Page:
The biggest contributors to his athletic career were his parents, his head coach Tony Magagnini, and his childhood catching coach Dominic Magagnini. Both Tony and Dominic “took me under their wing at a very young age…and I would not have become the baseball player I was without them,” said Spencer. They allowed Spencer to develop his skills and to be able to perform at a high level when on the field. His dad also had an important role in his development and was always willing to take him to the field and throw batting practice for him.
One of Spencer’s favorite high school memories was the team’s win against Santa Cruz High School in 2009 during CCS playoff. “We were down late in the game and had a great comeback win to advance further into the playoffs,” he said. “With 2 outs in the bottom of the 7th inning, up by 1 run with runners on first and third, I back-picked the runner on first base by throwing the ball to one of my best friends, Cody Silveria, to end the game.” In 2009, the team made it further in CCS Playoffs than any other team in Half Moon Bay history.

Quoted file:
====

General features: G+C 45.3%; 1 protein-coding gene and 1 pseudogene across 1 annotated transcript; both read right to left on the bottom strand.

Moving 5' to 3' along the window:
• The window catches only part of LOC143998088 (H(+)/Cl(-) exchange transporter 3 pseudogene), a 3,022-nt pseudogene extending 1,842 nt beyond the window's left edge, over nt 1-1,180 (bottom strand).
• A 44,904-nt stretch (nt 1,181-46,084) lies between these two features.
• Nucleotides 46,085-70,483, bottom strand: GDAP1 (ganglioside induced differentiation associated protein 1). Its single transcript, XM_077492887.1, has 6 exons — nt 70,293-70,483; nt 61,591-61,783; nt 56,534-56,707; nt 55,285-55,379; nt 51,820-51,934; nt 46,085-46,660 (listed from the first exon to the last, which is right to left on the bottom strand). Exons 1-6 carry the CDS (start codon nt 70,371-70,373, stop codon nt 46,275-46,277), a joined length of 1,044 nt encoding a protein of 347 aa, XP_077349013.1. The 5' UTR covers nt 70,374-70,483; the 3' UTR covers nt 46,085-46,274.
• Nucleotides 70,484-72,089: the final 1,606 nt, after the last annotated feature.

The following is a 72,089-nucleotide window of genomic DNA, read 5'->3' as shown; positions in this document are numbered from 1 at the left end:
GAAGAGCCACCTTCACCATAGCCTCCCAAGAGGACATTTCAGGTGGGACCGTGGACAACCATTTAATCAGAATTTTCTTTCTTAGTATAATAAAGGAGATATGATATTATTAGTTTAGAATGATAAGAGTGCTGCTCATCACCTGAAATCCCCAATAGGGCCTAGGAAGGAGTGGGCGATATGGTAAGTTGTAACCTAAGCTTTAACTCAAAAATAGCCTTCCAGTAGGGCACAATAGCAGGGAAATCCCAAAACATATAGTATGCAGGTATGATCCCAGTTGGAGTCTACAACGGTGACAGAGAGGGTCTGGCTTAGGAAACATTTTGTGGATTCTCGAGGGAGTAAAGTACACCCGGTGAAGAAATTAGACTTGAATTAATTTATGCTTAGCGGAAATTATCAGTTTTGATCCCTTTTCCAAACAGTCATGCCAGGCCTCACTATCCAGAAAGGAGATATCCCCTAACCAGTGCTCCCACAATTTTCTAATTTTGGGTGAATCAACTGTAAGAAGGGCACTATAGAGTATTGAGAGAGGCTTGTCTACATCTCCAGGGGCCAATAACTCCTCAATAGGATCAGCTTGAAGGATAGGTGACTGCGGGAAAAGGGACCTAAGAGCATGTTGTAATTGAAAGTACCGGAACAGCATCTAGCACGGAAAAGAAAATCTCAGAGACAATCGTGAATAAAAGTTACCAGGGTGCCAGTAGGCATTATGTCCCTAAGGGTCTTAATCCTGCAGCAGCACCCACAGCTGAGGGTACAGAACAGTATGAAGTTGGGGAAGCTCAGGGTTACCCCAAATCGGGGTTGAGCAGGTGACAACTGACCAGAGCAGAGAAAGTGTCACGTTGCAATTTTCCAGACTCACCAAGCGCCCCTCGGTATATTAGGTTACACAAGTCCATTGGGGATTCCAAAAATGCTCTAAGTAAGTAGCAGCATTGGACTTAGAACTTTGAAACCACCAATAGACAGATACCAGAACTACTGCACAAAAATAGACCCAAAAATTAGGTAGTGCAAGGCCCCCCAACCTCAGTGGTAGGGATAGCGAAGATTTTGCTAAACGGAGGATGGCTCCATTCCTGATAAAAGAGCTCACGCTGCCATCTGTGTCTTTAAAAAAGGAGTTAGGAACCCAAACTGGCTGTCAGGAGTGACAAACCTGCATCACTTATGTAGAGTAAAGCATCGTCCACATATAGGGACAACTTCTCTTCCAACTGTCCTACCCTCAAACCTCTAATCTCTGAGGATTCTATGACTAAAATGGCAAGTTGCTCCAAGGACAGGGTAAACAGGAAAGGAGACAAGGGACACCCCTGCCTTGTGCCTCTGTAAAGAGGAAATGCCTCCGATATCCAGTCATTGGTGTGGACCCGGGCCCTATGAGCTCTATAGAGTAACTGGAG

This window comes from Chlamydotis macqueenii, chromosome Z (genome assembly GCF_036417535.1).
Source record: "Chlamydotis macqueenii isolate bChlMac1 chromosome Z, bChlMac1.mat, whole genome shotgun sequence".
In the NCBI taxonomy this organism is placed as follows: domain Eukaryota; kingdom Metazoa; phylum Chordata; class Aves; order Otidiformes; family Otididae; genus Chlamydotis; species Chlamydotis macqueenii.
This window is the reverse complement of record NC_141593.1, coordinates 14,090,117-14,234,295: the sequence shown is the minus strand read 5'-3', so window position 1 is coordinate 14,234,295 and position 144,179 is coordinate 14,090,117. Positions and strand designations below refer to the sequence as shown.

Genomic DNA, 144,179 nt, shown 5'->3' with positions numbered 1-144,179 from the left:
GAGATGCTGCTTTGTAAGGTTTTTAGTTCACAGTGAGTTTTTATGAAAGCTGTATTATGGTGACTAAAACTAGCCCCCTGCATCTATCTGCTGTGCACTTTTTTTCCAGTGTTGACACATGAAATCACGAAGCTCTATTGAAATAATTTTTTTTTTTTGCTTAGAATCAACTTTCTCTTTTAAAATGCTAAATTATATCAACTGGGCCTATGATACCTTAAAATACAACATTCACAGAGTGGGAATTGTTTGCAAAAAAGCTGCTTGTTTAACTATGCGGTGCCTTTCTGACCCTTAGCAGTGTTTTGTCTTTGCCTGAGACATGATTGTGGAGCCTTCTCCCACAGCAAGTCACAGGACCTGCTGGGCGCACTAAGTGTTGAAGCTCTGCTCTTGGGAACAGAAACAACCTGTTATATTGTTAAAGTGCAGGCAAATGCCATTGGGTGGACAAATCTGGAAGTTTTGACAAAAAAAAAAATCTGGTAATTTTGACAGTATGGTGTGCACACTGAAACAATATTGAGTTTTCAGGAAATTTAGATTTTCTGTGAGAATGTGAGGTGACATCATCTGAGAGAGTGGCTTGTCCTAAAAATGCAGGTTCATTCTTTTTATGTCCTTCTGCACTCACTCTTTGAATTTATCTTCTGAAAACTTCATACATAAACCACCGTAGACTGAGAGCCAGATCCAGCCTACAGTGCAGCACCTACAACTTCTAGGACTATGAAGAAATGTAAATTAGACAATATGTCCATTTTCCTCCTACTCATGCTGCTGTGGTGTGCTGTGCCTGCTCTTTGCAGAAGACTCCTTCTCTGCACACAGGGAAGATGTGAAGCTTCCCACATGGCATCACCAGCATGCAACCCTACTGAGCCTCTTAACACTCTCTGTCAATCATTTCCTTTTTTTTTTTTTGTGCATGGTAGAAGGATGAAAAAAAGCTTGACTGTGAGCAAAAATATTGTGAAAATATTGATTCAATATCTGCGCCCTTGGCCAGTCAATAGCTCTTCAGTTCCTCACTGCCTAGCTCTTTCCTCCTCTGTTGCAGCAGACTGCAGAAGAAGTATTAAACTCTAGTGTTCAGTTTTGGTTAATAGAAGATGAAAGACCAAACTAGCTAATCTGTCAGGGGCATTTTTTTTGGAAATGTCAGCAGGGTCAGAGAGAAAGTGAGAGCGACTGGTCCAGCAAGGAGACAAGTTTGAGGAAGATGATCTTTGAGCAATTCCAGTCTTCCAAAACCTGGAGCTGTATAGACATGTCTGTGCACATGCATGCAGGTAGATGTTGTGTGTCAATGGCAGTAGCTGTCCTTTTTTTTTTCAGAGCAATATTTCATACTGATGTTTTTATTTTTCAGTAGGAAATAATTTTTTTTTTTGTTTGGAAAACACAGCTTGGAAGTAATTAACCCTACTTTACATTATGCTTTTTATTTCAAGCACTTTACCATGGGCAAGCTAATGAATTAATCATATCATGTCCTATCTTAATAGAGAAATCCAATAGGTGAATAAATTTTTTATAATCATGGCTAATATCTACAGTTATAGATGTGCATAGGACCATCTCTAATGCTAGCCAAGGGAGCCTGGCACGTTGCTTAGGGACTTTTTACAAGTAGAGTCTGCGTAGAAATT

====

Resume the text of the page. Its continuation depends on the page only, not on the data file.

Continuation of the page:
Another stand out high school memory was from 2008 in a game against Carlmont. “I went 3-4 with a homerun against all my previous travel-ball teammates which was a nice validation for me as a player,” said Spencer. “My performance also helped us win the game against one of our then-current league rivals.”
After graduation Spencer continued to play baseball at Santa Clara University. He has a lot of wonderful memories and lifelong friends from that time. “Unfortunately,” said Spencer, “injuries took me out of baseball, but I will never forget what it has brought me.”
Spencer works as a CPA in mergers and acquisitions consulting at KPMG, where he has been since he graduated from college.